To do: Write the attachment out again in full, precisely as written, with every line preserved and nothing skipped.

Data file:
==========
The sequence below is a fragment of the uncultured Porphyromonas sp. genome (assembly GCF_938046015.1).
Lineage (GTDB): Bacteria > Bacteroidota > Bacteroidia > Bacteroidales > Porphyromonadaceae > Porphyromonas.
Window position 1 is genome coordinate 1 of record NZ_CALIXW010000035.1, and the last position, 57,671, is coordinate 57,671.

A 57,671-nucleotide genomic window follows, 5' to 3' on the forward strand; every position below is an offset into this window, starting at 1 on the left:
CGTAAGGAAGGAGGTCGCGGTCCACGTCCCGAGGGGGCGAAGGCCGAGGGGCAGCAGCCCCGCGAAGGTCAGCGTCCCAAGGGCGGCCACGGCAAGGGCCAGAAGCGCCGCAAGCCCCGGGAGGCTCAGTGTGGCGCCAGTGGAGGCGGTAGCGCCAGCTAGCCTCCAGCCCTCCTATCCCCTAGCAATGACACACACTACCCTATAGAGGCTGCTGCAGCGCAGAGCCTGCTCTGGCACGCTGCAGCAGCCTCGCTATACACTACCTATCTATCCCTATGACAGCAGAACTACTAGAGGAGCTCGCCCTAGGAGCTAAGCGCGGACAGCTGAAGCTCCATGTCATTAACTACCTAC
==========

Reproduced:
The sequence below is a fragment of the uncultured Porphyromonas sp. genome (assembly GCF_938046015.1).
Lineage (GTDB): Bacteria > Bacteroidota > Bacteroidia > Bacteroidales > Porphyromonadaceae > Porphyromonas.
Window position 1 is genome coordinate 1 of record NZ_CALIXW010000035.1, and the last position, 57,671, is coordinate 57,671.

A 57,671-nucleotide genomic window follows, 5' to 3' on the forward strand; every position below is an offset into this window, starting at 1 on the left:
CGTAAGGAAGGAGGTCGCGGTCCACGTCCCGAGGGGGCGAAGGCCGAGGGGCAGCAGCCCCGCGAAGGTCAGCGTCCCAAGGGCGGCCACGGCAAGGGCCAGAAGCGCCGCAAGCCCCGGGAGGCTCAGTGTGGCGCCAGTGGAGGCGGTAGCGCCAGCTAGCCTCCAGCCCTCCTATCCCCTAGCAATGACACACACTACCCTATAGAGGCTGCTGCAGCGCAGAGCCTGCTCTGGCACGCTGCAGCAGCCTCGCTATACACTACCTATCTATCCCTATGACAGCAGAACTACTAGAGGAGCTCGCCCTAGGAGCTAAGCGCGGACAGCTGAAGCTCCATGTCATTAACTACCTAC